“You want to have affordable housing opportunities for young people to come out here,” Mr. Epley said. “You realize that many people who are young professionals, who are schoolteachers, police officers, even people at the hospital … the idea is to get young people who work in our community, who contribute to our community, who are volunteers in the ambulance department and the fire department … to give them opportunities. And that’s what really has been one of my focuses, is to try to do that. And when you have that, then it adds year-round vitality to your business district.”

Not to mention a decrease in traffic. Mr. Epley has often said that by having more affordable housing options available for people who commute from the west, the traffic on Sunrise Highway and County Road 39 coming into the village probably wouldn’t be so drastic—and Mr. Pontieri agreed.

He knows firsthand. Although he lives and works in Patchogue, his wife, Mary, happens to serve as the district clerk in the Southampton School District, commuting about 40 minutes to and from work each day. That trip is even longer when traffic picks up in the spring—something those who commute from the west know all too well.

“If you’re able to build housing for some of those people that live here but would like to live there, so they can work there, maybe you’ll lessen some of the traffic,” Mr. Pontieri said. “If you’re going to be dependent on your workforce coming from west, coming to the east … it’s going to be a very difficult place.”

An Environmental Benefit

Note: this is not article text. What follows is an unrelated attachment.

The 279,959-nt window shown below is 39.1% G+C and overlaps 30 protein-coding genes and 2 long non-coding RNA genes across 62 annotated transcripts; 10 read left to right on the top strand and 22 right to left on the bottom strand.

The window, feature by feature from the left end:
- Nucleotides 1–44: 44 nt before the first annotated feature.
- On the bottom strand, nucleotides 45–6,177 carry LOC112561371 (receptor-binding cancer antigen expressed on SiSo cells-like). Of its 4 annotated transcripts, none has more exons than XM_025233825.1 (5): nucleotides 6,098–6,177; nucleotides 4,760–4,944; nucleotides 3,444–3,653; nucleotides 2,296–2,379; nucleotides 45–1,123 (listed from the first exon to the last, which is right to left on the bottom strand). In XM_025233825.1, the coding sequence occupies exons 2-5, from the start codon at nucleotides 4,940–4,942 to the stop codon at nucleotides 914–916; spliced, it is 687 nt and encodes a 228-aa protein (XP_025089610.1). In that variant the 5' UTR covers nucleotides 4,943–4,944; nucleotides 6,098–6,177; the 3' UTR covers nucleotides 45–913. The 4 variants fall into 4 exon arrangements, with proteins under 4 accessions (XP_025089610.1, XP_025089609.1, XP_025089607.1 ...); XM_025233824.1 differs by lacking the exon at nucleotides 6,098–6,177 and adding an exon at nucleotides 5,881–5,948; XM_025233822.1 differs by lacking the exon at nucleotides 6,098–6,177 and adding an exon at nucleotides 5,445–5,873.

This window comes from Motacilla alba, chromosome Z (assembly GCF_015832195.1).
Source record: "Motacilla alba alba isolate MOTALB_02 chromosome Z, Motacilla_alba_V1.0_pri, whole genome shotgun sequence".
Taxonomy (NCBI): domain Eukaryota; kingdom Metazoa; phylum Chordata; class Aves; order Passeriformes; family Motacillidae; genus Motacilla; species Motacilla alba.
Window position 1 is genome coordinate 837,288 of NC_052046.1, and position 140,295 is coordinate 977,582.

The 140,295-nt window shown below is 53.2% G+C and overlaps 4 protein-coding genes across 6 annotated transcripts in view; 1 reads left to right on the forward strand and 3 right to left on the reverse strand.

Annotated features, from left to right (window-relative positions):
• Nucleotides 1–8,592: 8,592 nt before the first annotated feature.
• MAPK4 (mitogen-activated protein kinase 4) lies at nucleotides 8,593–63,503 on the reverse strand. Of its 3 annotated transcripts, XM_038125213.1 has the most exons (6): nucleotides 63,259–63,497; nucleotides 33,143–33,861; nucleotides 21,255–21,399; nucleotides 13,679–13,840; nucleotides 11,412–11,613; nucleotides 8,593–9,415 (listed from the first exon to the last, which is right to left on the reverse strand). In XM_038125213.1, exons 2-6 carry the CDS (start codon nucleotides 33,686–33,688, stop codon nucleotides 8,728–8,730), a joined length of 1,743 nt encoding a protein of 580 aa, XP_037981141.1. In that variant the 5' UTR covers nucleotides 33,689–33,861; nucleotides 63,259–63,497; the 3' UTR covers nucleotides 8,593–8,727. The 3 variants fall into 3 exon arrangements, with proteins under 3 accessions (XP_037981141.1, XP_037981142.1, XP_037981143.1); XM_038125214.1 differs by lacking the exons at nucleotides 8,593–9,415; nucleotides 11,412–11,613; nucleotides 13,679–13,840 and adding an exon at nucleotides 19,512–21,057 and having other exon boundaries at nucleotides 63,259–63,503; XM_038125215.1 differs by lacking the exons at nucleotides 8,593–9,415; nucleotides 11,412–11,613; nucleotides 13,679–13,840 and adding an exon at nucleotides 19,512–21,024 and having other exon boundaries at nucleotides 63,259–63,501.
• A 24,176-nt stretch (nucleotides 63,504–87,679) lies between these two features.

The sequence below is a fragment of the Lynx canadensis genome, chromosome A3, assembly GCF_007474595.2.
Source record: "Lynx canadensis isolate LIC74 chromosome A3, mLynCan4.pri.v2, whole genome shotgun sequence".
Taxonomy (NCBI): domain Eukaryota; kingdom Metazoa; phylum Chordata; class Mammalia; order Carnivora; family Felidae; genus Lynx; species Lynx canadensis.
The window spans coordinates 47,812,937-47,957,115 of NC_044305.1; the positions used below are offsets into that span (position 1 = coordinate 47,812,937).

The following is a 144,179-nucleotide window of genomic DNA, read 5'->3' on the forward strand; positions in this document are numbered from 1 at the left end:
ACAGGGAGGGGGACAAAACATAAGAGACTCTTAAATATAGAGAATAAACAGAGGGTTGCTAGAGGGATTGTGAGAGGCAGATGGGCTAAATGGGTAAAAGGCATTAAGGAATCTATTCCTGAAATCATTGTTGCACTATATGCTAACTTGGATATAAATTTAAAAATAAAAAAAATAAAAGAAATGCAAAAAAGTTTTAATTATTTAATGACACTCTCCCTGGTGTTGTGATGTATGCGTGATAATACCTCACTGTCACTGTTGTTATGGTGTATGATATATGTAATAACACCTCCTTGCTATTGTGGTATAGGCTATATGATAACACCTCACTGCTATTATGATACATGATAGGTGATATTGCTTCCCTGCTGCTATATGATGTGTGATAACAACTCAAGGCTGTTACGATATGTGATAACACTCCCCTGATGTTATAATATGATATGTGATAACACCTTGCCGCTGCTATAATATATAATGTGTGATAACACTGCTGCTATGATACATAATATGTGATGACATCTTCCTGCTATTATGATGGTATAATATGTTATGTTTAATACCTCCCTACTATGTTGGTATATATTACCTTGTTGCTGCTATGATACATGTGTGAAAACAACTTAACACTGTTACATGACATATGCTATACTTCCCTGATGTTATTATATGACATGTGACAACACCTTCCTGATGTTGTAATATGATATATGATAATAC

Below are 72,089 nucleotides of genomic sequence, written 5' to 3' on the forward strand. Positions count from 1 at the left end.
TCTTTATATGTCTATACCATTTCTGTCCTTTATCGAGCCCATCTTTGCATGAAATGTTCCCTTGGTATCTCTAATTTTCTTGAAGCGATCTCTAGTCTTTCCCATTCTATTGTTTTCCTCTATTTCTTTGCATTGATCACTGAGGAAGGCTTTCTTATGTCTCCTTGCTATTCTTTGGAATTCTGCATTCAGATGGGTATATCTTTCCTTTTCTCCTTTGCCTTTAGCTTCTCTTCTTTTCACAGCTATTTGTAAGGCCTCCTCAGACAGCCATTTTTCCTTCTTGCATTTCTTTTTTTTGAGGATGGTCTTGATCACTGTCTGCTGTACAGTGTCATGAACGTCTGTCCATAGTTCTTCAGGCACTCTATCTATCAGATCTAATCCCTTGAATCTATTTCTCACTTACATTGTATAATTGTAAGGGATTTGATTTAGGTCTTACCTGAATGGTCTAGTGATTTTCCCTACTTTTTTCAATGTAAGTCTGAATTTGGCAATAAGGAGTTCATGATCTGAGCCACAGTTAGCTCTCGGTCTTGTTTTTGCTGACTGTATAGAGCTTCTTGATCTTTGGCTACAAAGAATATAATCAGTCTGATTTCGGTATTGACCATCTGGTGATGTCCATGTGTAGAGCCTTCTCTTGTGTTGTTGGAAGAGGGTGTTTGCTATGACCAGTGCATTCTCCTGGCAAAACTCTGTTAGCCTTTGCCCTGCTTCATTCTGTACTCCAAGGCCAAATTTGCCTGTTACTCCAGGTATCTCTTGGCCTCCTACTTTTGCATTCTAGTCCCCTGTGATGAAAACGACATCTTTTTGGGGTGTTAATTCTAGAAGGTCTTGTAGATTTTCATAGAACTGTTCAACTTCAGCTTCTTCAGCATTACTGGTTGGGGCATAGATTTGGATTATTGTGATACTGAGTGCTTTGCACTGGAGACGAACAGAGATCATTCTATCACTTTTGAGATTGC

Like Southampton has Lake Agawam, Patchogue has the Patchogue River, the cleanup of which was a priority of village officials when upgrading the sewer plant years ago.

Before the upgrade, the river was in bad shape. It was contaminated with chlorine, a wastewater treatment mechanism, as well as nitrogen, and fish kills happened often. The sewer plant, in particular, was considered the source of the river’s problems.

“That plant was in constant violation. The violations were through the roof,” said former Peconic Baykeeper Kevin McAllister, who now serves as the founder and president of the nonprofit organization Defend H2O. “They had some significant violations that were persistent—month in, month out.”

But with the renovations that came with Patchogue’s plant upgrade in 2011 also came an improvement in the treated wastewater that discharges into the river. According to H2M Architects and Engineers, the plant’s average nitrogen loading level has reduced by 80 percent, from 47.5 pounds per day to less than 9 pounds per day. The result? Visibly cleaner water, along with more wildlife in the river.

“Every year, there’s a snapper tournament. Normally, kids get 15 or 20, 30 of them,” Mr. Pontieri said. “The following year [after the plant was upgraded], they were probably double that number. And the year after that, it doubled again.”

Scientists agree, although data to quantify that improvement have not been gathered yet.

“There are signs of water quality improvement in the Patchogue River, which had formerly experienced low or no oxygen conditions, and fish kills,” said Dr. Christopher Gobler, a marine science professor at Stony Brook University who is also going to conduct a study of Lake Agawam to coincide with Southampton’s efforts to create a sewer district. “There have been historical algal blooms, anoxia and fish kills. We have not observed this during the past two years or so.”

“There are absolute benefits to the Patchogue River,” Mr. McAllister added. “I know the upgrades have improved the levels of denitrification.”

As for the Great South Bay, into which the Patchogue River flows, the scientists said that not much of a difference can be seen just yet.